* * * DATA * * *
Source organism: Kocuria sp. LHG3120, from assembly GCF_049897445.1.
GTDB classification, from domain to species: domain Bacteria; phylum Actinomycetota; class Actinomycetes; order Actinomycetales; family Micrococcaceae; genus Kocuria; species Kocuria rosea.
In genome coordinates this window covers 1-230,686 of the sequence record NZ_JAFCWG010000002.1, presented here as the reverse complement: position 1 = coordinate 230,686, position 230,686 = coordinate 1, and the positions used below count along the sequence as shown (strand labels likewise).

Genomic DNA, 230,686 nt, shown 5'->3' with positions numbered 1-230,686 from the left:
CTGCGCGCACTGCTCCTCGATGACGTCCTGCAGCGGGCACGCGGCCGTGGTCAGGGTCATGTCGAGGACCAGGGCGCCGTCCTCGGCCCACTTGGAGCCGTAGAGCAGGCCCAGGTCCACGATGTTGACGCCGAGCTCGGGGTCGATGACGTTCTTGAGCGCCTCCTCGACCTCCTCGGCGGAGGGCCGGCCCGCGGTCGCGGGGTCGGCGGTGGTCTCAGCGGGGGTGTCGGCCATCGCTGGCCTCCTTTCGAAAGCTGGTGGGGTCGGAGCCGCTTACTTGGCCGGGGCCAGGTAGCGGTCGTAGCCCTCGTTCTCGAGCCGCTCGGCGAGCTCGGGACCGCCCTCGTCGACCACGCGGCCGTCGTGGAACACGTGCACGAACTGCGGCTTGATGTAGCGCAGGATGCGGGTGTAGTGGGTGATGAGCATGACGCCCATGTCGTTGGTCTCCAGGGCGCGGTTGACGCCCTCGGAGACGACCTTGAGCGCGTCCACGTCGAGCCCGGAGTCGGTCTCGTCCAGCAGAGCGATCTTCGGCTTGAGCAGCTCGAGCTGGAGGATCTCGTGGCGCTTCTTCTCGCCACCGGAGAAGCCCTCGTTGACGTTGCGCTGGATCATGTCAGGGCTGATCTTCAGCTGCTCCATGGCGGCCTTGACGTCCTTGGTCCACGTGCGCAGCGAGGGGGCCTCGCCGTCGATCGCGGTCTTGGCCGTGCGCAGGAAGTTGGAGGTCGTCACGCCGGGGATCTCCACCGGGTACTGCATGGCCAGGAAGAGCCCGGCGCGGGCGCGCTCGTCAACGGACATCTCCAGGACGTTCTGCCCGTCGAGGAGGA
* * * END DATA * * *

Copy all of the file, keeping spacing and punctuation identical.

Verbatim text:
Source organism: Kocuria sp. LHG3120, from assembly GCF_049897445.1.
GTDB classification, from domain to species: domain Bacteria; phylum Actinomycetota; class Actinomycetes; order Actinomycetales; family Micrococcaceae; genus Kocuria; species Kocuria rosea.
In genome coordinates this window covers 1-230,686 of the sequence record NZ_JAFCWG010000002.1, presented here as the reverse complement: position 1 = coordinate 230,686, position 230,686 = coordinate 1, and the positions used below count along the sequence as shown (strand labels likewise).

Genomic DNA, 230,686 nt, shown 5'->3' with positions numbered 1-230,686 from the left:
CTGCGCGCACTGCTCCTCGATGACGTCCTGCAGCGGGCACGCGGCCGTGGTCAGGGTCATGTCGAGGACCAGGGCGCCGTCCTCGGCCCACTTGGAGCCGTAGAGCAGGCCCAGGTCCACGATGTTGACGCCGAGCTCGGGGTCGATGACGTTCTTGAGCGCCTCCTCGACCTCCTCGGCGGAGGGCCGGCCCGCGGTCGCGGGGTCGGCGGTGGTCTCAGCGGGGGTGTCGGCCATCGCTGGCCTCCTTTCGAAAGCTGGTGGGGTCGGAGCCGCTTACTTGGCCGGGGCCAGGTAGCGGTCGTAGCCCTCGTTCTCGAGCCGCTCGGCGAGCTCGGGACCGCCCTCGTCGACCACGCGGCCGTCGTGGAACACGTGCACGAACTGCGGCTTGATGTAGCGCAGGATGCGGGTGTAGTGGGTGATGAGCATGACGCCCATGTCGTTGGTCTCCAGGGCGCGGTTGACGCCCTCGGAGACGACCTTGAGCGCGTCCACGTCGAGCCCGGAGTCGGTCTCGTCCAGCAGAGCGATCTTCGGCTTGAGCAGCTCGAGCTGGAGGATCTCGTGGCGCTTCTTCTCGCCACCGGAGAAGCCCTCGTTGACGTTGCGCTGGATCATGTCAGGGCTGATCTTCAGCTGCTCCATGGCGGCCTTGACGTCCTTGGTCCACGTGCGCAGCGAGGGGGCCTCGCCGTCGATCGCGGTCTTGGCCGTGCGCAGGAAGTTGGAGGTCGTCACGCCGGGGATCTCCACCGGGTACTGCATGGCCAGGAAGAGCCCGGCGCGGGCGCGCTCGTCAACGGACATCTCCAGGACGTTCTGCCCGTCGAGGAGGA